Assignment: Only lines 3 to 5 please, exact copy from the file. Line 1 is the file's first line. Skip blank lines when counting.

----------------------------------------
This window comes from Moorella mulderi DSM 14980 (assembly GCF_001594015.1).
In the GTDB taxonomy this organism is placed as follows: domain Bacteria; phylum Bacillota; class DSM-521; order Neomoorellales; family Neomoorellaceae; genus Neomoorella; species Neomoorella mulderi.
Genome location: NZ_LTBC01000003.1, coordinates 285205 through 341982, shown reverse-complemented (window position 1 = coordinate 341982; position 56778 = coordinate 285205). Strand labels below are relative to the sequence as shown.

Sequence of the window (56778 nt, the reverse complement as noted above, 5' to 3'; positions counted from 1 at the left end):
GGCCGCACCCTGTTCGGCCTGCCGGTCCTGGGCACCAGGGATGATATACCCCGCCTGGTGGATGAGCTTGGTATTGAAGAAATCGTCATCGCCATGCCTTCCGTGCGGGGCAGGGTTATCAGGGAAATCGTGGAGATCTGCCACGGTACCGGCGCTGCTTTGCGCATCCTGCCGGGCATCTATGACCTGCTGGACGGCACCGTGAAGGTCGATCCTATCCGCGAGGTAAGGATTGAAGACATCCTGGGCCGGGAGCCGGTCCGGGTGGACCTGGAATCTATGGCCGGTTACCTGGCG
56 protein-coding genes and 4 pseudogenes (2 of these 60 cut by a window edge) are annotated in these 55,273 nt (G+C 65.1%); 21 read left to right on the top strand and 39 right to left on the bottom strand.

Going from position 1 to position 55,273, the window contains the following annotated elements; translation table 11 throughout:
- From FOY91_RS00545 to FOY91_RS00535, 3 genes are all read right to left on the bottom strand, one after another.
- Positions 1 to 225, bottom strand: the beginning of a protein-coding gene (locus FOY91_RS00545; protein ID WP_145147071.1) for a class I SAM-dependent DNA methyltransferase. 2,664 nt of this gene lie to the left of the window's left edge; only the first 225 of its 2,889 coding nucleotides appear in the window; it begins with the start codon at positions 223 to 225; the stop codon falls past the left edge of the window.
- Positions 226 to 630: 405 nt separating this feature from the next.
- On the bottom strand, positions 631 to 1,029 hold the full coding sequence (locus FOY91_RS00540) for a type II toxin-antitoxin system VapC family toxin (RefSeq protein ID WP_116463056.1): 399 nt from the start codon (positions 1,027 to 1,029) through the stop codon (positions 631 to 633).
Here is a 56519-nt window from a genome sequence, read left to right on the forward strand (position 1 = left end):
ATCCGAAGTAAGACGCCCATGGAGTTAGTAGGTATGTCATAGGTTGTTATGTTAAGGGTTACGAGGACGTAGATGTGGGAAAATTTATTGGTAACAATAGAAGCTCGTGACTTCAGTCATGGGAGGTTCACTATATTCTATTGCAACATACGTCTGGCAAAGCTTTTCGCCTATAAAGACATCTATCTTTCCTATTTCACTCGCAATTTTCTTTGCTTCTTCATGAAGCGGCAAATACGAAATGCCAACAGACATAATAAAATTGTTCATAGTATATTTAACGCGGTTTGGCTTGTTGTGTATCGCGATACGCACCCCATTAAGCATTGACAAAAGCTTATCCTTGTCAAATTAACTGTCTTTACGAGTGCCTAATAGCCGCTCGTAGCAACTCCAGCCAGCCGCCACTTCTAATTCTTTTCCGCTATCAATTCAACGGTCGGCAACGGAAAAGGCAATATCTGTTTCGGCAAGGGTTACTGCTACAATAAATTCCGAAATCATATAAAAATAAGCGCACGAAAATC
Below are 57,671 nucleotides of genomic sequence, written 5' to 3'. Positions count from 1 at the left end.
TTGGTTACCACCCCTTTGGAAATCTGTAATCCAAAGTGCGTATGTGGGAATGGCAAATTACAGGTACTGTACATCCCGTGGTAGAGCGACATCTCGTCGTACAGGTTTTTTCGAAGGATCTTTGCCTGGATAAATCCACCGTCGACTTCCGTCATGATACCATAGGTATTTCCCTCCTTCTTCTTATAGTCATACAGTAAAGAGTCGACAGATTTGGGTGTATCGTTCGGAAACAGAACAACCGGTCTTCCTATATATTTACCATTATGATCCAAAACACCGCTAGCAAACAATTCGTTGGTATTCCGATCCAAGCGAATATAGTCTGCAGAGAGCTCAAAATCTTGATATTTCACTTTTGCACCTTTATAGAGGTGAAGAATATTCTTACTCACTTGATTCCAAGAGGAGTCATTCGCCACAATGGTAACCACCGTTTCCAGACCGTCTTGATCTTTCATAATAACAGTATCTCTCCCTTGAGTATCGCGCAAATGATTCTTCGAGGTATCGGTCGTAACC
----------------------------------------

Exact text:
Genome location: NZ_LTBC01000003.1, coordinates 285205 through 341982, shown reverse-complemented (window position 1 = coordinate 341982; position 56778 = coordinate 285205). Strand labels below are relative to the sequence as shown.

Sequence of the window (56778 nt, the reverse complement as noted above, 5' to 3'; positions counted from 1 at the left end):
GGCCGCACCCTGTTCGGCCTGCCGGTCCTGGGCACCAGGGATGATATACCCCGCCTGGTGGATGAGCTTGGTATTGAAGAAATCGTCATCGCCATGCCTTCCGTGCGGGGCAGGGTTATCAGGGAAATCGTGGAGATCTGCCACGGTACCGGCGCTGCTTTGCGCATCCTGCCGGGCATCTATGACCTGCTGGACGGCACCGTGAAGGTCGATCCTATCCGCGAGGTAAGGATTGAAGACATCCTGGGCCGGGAGCCGGTCCGGGTGGACCTGGAATCTATGGCCGGTTACCTGGCG